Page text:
The internet is a powerful tool for connectivity and learning—but we all know there’s a dark side to the World Wide Web. With everyone publicly sharing information and airing grievances, sifting fact from fiction can be a daunting task.
When it comes to media relations, businesses are hard-pressed to stay on top of the myriad “citizen journalists” writing reviews, posting unboxing videos, and commenting with complaints. For better or worse, a single statement can take on a life of its own, influencing thousands of potential customers to embrace or reject your brand.
You can’t control what people say. But you can neutralize negative posts before they go viral and diffuse serious situations before they permanently damage your company’s reputation.
Citizen Journalism: Fact or Fiction?
Today’s consumers can be more influential than even the most grandiose marketing campaign. A single social media post has the potential to launch an unstoppable chain of events before you even discover the post.
Here are two real-life examples:
The owner of a manufacturing company learned from a Facebook post that his plant was on fire. A plant employee had posted the emergency on Facebook even before the fire department had been called! That one post necessitated countless calls to the manufacturer’s customers to assure them that the plant was still operational and their orders would be fulfilled.
In another instance, a mommy blogger with more than 17,000 Facebook followers publicly accused a health club’s tennis coach of making inappropriate remarks to her 10-year-old daughter. Such serious allegations certainly warrant a thorough investigation. However, before the club or an outside investigator could even get involved, the blogger posted a scathing commentary about the club and its instructors.
Although the allegation was eventually proven false, the damage was done. The club lost a significant number of members, and the instructor suffered needless damage to a previously unblemished reputation from these untrue accusations.
The saddest part was that the public never even questioned the mommy blogger’s veracity. They immediately jumped on the bandwagon agreeing with her version of the facts. While we successfully got the blogger’s post removed, even the strongest crisis management approach couldn’t undo the reputational harm her commentary caused.
Stop the Spiral
Influential content creators can help companies grow exponentially or send them down a frightening spiral toward collapse.
Glassdoor is a common source of unwarranted negativity about companies. Because Glassdoor reviews are anonymous, current and former employees can say just about anything—true or false—and significantly impact that company’s ability to recruit new talent.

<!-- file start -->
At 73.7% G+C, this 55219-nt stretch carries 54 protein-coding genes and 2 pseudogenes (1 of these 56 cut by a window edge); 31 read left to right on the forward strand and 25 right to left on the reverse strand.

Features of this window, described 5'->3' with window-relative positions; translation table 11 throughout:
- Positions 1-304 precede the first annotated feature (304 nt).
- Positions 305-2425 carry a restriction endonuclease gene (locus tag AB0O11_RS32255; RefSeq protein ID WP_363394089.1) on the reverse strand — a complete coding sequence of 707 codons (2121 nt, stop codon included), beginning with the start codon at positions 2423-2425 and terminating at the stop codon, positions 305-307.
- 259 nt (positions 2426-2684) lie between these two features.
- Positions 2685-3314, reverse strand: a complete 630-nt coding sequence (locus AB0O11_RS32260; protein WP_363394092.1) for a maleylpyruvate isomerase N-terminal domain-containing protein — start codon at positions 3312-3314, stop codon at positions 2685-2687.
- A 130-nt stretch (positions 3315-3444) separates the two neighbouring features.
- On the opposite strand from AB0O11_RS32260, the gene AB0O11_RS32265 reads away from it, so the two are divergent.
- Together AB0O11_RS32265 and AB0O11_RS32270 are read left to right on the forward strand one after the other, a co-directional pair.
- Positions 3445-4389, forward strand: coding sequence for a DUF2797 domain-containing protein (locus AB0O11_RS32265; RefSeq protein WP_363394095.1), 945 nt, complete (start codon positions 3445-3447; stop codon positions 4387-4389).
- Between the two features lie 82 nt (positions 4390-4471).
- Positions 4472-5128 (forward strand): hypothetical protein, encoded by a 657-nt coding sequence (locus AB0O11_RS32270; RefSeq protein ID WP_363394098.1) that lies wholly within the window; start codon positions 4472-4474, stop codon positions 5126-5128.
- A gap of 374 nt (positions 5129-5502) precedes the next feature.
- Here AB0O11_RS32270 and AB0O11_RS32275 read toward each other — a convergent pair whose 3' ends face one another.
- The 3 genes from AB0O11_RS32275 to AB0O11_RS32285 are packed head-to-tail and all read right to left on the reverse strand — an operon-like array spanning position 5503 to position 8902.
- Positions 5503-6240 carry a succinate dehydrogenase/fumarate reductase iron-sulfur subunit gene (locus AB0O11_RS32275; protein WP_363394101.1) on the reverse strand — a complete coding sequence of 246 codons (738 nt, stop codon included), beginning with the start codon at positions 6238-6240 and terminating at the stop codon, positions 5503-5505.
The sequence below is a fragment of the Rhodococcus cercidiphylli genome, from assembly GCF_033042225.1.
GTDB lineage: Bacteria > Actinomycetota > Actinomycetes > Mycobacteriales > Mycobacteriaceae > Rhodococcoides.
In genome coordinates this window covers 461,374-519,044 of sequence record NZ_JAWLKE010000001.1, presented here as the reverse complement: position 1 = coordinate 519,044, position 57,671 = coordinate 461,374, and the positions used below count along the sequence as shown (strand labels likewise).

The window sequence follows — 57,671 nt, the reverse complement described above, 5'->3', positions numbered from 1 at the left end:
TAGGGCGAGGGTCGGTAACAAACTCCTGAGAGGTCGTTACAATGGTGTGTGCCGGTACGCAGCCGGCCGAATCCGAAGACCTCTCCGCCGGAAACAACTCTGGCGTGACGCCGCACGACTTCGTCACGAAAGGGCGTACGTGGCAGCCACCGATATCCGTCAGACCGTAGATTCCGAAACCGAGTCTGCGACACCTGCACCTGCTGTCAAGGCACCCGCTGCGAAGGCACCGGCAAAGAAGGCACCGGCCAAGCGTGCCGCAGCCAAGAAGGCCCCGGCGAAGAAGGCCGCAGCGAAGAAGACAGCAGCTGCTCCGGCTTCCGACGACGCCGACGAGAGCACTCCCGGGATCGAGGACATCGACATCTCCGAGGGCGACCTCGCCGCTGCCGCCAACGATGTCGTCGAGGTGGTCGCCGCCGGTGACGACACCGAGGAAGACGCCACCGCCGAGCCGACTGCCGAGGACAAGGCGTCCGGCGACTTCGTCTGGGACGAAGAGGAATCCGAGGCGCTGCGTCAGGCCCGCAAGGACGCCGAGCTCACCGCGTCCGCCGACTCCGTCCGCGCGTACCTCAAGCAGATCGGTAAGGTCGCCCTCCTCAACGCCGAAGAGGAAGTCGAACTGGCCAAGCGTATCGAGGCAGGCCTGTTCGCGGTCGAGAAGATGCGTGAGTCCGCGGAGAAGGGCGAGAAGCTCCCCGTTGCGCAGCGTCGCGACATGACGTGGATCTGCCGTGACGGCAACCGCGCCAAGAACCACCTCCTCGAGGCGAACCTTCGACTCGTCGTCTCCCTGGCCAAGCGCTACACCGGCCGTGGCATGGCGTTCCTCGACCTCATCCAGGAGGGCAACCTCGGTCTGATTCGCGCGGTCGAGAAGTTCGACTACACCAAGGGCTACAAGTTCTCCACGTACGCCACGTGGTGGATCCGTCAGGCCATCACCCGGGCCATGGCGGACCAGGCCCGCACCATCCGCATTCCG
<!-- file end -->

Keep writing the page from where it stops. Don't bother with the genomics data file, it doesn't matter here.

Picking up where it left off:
Are there companies whose bad behavior warrants negative feedback? Absolutely. But the blowback from unfounded, untrue statements must be stopped in its tracks.
The best way to do this? Respond.
You need someone on your team (or several “someones,” if your company is large enough) to take responsibility for seeking out posts that mention your company. Next, you need a trustworthy, media relations-savvy team member to respond. A thoughtfully crafted response is often all that’s required to soothe an upset customer and stop the spiral before it starts.
Think about your own experiences:
- What do you hope to accomplish when you post a review or complaint?
- Could the company have done something differently to prevent the issue from occurring in the first place?
- When a company responds to you online, what helps you feel seen and heard?
- What kind of response makes you feel dismissed and devalued?
Use these insights to help you craft a crisis management plan of action for your team when they’re faced with negativity online.
The Internet Is Made for Engagement
Would you ever approach a group of strangers at a cocktail party, make a bold statement, then disappear back into the crowd?
Of course not! Because you know what will happen next. The strangers you just spoke to will talk about you behind your back. Their conversation may be innocuous, or it could be highly damaging. The point is: you won’t know. And because you’ve withdrawn from the conversation, you won’t be able to answer questions, alleviate concerns, or address inaccurate assumptions.
The internet works much the same way. The worst thing a company can do is post something online and then walk away. Learn to treat your internet audience with the same care and respect you provide in person. Even if you can’t eliminate negative commentary entirely, your actions will demonstrate to others that your team is aware, present, cares, and that your company is listening and responding to feedback.
Are you ready to put your own crisis management plan in place? Send me a message, and we’ll get started!